Aloo and Onion Bhajjis

I woke up with a start today, completely disoriented, something that hasn’t happened in a long time. Today was like coming out of a mental fog. There was no clarity of day or time. Was I late for work? Had I missed a test? (Yes, it must be only me who deliberately picks eight o’clock for all her exams when she could pick absolutely any time. This way it gets over and done with faster, you see.) But then, just as suddenly, the eerie-ness of it all faded. It was my Friday off. My next test is at the end of a month. There was a moment of quiet calm. And then it was effectively shattered by a sharp and precise thwack-thwack-thwack of a hammer. Construction workers don’t have Fridays off.

The renovation of my apartment building continues merrily on. It inevitably figures in my conversation because these days it is over on my side of the building. And at times, it is cacophonic. There is a strange desperation that claims your life when your home is no longer your refuge, when the simple act of reading a book or listening to music could be summarily interrupted at any time by loud noises and vibrations that has utensils bouncing off the dish rack. The situation also has the odd air about it of bringing my work home with me. The noise doesn’t consciously bother me unless it’s very close, but every time there is a new, different noise, part of my brain automatically engages in trying to figure out what machine it is, what phase of work is going on. Probably normal given my profession, but certainly not something I want to do on an off-day. Fortunately this is San Francisco. There is no dearth of places to be. So we packed some snacks and decided we’d be somewhere else.

There is an amazing array of food that could pass as snacks in Indian cuisine. Some of them just as easily become a side dish in a meal. Bhajjis (or bhajiyas or pakoras) are one such snack. They are the Indian version of fritters. They just use a different flour for batter and are principally made of vegetables. The flour here is chickpea flour, way tastier than most flours are. There is a basic and very simple ‘no yoghurt or buttermilk’ batter with a one time dipping given to the veggies. The veggies can be practically anything large enough to hold, dip and fry.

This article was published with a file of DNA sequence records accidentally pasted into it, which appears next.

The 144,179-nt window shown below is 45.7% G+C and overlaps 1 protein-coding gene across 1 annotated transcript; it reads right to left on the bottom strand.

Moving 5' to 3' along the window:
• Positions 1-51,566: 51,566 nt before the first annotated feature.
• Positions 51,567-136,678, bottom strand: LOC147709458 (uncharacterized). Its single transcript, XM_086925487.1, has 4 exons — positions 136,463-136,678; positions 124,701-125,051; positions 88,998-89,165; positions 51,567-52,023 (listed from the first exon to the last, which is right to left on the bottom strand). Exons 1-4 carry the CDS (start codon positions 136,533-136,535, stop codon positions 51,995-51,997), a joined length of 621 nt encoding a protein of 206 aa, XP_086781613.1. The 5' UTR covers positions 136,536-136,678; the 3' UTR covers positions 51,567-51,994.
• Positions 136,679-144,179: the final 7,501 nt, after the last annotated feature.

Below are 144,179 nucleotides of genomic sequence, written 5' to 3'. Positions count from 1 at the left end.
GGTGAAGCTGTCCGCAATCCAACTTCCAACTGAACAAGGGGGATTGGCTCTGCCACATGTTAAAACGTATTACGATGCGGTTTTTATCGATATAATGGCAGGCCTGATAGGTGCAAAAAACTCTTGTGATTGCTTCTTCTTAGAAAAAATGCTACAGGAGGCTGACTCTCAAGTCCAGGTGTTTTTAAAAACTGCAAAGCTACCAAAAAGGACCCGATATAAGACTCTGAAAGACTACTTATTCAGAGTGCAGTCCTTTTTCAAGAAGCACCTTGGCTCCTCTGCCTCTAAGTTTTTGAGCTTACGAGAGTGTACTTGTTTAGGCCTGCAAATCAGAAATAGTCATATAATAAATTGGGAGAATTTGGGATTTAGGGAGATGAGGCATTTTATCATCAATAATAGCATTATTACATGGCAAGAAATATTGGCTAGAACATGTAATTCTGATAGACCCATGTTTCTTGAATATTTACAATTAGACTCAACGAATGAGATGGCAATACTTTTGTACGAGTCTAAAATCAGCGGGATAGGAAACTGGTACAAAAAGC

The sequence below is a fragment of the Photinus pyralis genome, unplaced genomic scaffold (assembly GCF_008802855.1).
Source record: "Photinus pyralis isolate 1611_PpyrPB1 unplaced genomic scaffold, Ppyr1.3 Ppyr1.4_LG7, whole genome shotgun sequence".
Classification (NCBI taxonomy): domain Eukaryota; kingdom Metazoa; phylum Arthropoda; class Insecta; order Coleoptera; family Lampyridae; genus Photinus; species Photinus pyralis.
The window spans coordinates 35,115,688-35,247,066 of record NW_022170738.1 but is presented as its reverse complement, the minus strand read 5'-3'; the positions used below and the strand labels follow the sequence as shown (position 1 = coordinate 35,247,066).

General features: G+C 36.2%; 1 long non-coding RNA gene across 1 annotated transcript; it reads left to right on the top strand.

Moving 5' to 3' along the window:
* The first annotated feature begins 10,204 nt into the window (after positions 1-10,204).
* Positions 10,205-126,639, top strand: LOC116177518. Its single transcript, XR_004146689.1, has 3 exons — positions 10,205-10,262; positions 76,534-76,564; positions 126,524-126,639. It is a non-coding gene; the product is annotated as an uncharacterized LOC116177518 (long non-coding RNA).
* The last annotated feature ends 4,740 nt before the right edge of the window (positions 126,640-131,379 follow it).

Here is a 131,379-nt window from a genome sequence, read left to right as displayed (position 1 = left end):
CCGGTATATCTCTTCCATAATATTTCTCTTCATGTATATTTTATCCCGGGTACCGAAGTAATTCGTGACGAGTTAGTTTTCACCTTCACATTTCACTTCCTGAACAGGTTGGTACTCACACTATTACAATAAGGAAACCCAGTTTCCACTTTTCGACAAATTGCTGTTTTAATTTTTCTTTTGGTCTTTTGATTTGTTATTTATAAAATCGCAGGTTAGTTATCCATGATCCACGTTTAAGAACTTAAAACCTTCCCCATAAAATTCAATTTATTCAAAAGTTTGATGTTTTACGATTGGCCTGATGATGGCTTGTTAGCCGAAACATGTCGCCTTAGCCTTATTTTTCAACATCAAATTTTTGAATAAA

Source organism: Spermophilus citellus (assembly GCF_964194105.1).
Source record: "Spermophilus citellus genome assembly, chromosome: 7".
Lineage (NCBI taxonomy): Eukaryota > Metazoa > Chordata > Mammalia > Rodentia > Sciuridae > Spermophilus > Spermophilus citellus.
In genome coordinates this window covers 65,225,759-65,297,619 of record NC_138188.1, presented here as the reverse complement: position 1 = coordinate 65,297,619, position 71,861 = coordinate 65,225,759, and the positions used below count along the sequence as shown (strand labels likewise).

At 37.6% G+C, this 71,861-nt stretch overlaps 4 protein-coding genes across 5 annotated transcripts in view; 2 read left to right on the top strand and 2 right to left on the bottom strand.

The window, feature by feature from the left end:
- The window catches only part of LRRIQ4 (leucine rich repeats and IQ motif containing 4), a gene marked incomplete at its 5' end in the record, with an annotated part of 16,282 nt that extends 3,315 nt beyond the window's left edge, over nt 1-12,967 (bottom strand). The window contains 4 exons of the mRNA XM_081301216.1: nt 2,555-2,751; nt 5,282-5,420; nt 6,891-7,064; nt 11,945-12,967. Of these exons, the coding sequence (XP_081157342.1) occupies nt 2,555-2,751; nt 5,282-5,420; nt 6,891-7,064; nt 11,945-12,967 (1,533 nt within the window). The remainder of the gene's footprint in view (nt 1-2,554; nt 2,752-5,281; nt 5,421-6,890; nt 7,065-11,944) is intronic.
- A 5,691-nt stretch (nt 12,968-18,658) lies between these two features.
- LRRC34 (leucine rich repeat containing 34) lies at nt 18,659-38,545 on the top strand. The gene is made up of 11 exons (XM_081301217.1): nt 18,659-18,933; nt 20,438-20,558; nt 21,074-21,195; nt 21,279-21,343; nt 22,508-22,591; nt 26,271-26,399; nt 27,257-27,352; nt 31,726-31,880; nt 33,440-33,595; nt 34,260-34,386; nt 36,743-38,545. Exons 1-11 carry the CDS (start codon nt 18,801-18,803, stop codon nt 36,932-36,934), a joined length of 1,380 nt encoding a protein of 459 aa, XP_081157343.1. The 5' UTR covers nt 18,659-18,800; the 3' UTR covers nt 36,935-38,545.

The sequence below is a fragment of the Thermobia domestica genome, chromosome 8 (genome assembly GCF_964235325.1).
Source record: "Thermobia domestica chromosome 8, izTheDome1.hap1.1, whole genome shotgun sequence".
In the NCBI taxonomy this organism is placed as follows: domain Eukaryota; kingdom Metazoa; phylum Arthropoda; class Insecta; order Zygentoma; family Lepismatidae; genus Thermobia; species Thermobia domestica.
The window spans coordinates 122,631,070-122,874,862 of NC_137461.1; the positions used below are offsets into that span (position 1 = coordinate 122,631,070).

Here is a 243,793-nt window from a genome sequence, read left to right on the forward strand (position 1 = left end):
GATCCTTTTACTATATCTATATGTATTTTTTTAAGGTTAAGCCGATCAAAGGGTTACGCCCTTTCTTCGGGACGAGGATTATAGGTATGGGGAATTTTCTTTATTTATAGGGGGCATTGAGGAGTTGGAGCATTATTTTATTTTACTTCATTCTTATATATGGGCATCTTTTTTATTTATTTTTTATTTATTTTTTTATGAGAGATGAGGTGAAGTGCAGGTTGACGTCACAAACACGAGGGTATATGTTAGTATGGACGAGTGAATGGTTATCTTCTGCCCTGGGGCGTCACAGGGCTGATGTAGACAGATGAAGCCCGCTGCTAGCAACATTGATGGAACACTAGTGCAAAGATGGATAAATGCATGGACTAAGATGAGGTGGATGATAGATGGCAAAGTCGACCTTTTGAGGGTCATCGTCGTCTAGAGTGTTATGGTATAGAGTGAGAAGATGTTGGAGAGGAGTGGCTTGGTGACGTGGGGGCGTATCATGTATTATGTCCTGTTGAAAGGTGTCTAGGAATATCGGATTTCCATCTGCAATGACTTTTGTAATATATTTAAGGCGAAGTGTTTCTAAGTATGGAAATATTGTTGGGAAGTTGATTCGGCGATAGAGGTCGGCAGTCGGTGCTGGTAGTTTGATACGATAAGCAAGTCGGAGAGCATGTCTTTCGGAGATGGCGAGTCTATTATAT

Potato & Onion Bhajjis

Yellow or red potatoes – 2, medium, sliced into 1/4 inch discs
Onions – 2, sliced and slivered
Chickpea flour – 2 cups
Red chilli powder – 1 heaped tsp
Asafoetida – 1/4 tsp
Salt – 1 tsp
Turmeric powder – a pinch
Water – to make the batter
Canola oil – for frying

– Heat about an inch of oil in a deep vessel or fryer.
– In another vessel, mix the chickpea flour, chilli powder, asafoetida, turmeric and salt
– To this dry mix, add water little by little until it forms a very thick batter, almost a paste or add more water to make a thinner batter depending on veggies used. (See Cook’s notes)
– To gauge the temperature of the oil, drop a tiny bit of the batter in. If it sizzles and rises to the surface immediately, the oil is at the right frying temperature.
– Spoon a few drops of the hot oil into the batter and quickly stir into it.
– Toss the veggies in batches to coat completely in the batter and drop gently into the oil.
– Fry until they turn a deep golden brown (about 7-10 minutes).

Serve with chutney or ketchup if serving as a snack or as a side dish if serving with a regular meal.

Cook’s notes:
There is a slight difference in the quantity of water involved for a relatively smooth-textured veggie like the onion and the rougher-textured potato. That’s why when you are using a mixture of vegetables, separate them by texture. The smoother ones will need to be cooked first. This is because they need a very stiff paste-like batter. For the onions here, several long slivers were bunched and tossed together into the batter. They are the more gnarly looking ones in the photos. Once they were cooked, the batter was thinned out a bit for the potatoes. The onions being smooth grab on to just enough thick batter. If the potatoes were tossed into the same thick one, they’d grab on to too much. And there is such a thing as too much chickpea batter. Less is definitely more here.

This is probably one of the rare times I’m specifying an amount of salt. That’s because this is the absolute minimum this batter will need. The batter should taste slightly extra salty than you would like your fritters to taste. The vegetables and the frying process will even out the salty taste. Practically any veggies can be used. Smoother textures like pepper and eggplant work with the thicker batter. Rougher ones like cauliflower used the thinner batter. Even leaves like spinach be individually fried. Of course, the fry time is much quicker. Isn’t it amazing how food around the world has counterparts? Change the flour & batter and this would be tempura in Japan and fritters in the West.

We had a lovely day at the beach with our fritters. And a wonderful, peaceful evening at home. Here’s to a weekend where I can sleep in and wake up to dulcet tones of tow trucks and fire engines instead of jarring hammers!

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